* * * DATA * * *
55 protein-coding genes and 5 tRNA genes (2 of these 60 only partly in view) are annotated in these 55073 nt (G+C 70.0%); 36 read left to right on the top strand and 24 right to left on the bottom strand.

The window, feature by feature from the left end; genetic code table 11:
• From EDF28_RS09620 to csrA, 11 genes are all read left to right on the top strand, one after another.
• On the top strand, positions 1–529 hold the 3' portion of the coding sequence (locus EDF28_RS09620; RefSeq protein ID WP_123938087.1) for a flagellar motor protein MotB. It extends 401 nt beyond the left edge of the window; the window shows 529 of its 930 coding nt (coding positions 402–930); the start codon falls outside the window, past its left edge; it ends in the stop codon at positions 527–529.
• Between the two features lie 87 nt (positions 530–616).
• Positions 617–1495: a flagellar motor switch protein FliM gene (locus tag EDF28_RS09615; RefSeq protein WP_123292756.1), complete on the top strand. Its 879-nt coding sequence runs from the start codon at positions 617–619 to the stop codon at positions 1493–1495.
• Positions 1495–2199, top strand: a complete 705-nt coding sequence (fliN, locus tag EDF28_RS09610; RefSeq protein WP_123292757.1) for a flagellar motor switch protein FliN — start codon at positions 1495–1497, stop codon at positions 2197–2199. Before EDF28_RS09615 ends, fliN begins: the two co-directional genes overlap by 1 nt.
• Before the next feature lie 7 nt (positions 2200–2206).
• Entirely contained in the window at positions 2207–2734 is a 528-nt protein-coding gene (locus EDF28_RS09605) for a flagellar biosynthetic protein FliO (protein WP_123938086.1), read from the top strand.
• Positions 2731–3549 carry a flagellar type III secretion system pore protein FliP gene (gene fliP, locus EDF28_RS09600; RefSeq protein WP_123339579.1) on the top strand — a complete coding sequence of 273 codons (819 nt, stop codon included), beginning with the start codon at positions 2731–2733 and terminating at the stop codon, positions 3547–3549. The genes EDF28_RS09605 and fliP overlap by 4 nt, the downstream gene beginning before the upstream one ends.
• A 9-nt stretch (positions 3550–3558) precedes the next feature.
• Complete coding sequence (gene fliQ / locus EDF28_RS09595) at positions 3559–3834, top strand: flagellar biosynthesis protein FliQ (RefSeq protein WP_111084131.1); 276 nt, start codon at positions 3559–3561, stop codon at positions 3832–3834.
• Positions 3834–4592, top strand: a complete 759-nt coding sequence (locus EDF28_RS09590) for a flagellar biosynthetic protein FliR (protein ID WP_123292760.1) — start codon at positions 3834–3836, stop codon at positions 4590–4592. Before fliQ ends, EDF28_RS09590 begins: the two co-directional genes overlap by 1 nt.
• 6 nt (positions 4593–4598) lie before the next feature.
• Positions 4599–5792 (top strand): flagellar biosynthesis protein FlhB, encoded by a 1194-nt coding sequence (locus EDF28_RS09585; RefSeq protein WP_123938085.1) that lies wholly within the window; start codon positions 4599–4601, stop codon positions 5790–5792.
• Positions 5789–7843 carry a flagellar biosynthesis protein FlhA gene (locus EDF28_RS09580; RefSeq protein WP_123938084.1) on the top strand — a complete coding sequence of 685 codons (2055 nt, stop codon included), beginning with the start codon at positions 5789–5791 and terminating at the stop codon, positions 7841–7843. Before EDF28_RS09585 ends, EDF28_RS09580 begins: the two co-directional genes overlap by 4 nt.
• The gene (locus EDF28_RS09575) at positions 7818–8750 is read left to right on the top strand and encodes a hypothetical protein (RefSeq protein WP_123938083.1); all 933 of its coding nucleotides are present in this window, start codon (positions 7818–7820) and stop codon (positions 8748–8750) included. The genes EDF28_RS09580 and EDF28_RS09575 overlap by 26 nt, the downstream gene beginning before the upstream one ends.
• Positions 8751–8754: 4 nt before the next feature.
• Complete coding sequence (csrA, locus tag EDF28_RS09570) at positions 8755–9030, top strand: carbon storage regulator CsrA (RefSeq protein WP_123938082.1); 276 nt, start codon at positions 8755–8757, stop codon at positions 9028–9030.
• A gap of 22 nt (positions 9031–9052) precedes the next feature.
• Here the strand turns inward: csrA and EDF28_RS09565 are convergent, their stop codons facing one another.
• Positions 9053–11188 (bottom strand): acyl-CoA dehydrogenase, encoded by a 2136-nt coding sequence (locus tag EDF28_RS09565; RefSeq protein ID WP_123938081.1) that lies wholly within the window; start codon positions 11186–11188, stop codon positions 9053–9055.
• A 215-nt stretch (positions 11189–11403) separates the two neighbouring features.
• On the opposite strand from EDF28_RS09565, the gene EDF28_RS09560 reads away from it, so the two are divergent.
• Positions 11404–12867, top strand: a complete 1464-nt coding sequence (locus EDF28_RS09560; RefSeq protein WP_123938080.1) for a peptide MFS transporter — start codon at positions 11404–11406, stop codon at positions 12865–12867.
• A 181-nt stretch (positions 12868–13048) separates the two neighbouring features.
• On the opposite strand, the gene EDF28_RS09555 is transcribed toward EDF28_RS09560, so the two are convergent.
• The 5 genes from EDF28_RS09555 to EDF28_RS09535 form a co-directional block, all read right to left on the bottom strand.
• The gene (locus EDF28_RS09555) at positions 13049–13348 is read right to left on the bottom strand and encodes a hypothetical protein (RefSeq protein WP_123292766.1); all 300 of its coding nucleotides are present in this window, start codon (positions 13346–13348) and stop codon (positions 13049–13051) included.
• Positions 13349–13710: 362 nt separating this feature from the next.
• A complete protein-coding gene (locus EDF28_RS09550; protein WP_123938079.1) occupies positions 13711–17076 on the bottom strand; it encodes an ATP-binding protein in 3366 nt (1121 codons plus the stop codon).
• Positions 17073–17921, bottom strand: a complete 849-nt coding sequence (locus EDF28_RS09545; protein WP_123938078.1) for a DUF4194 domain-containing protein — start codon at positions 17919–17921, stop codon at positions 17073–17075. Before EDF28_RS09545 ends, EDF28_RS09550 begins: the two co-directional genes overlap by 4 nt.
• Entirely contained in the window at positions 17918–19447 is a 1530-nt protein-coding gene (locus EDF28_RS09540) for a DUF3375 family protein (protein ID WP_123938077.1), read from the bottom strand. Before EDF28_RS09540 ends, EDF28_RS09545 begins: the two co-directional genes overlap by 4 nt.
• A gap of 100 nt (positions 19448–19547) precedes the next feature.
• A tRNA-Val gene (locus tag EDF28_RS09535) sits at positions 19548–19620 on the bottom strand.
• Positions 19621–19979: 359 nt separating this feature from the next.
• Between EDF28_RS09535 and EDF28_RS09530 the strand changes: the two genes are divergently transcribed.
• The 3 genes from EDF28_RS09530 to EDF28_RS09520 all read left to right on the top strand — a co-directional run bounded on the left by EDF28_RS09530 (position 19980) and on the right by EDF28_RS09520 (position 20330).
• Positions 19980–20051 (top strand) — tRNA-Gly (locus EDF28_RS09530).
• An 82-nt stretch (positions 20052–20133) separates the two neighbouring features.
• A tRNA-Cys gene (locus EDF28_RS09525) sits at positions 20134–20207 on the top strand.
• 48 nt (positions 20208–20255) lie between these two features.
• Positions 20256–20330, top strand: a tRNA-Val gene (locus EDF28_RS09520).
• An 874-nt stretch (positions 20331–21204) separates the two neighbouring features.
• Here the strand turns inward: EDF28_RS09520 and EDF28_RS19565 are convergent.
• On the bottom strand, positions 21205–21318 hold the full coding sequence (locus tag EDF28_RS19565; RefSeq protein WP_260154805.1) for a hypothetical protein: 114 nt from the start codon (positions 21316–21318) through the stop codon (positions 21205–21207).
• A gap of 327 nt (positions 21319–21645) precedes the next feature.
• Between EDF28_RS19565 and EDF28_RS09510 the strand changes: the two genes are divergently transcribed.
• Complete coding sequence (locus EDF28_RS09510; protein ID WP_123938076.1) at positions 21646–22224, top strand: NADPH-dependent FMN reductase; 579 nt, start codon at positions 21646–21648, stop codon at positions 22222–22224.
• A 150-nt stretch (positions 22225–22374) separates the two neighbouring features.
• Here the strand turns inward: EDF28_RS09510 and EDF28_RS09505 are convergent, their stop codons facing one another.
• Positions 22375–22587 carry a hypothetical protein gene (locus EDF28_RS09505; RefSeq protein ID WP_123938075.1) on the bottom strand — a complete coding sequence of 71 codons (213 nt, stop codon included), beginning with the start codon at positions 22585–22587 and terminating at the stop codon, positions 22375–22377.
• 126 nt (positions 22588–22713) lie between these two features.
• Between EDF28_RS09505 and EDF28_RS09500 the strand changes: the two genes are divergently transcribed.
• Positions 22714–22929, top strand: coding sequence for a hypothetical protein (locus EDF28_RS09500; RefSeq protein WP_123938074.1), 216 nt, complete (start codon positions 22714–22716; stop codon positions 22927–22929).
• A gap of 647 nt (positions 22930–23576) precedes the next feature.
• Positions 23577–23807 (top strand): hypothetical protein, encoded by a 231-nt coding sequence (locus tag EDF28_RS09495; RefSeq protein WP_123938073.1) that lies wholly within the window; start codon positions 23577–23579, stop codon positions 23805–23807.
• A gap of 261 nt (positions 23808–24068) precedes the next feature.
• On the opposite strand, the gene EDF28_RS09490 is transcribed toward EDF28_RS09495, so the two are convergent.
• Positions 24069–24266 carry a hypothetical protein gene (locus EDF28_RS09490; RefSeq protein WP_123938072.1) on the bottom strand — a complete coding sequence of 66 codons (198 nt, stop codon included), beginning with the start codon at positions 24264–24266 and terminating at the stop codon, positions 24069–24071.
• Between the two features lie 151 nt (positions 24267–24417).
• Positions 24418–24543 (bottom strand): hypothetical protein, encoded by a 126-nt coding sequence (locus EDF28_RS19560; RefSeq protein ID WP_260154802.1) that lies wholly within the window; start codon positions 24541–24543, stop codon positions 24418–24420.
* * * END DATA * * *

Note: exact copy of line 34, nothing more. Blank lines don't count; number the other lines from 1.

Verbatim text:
• A gap of 100 nt (positions 19448–19547) precedes the next feature.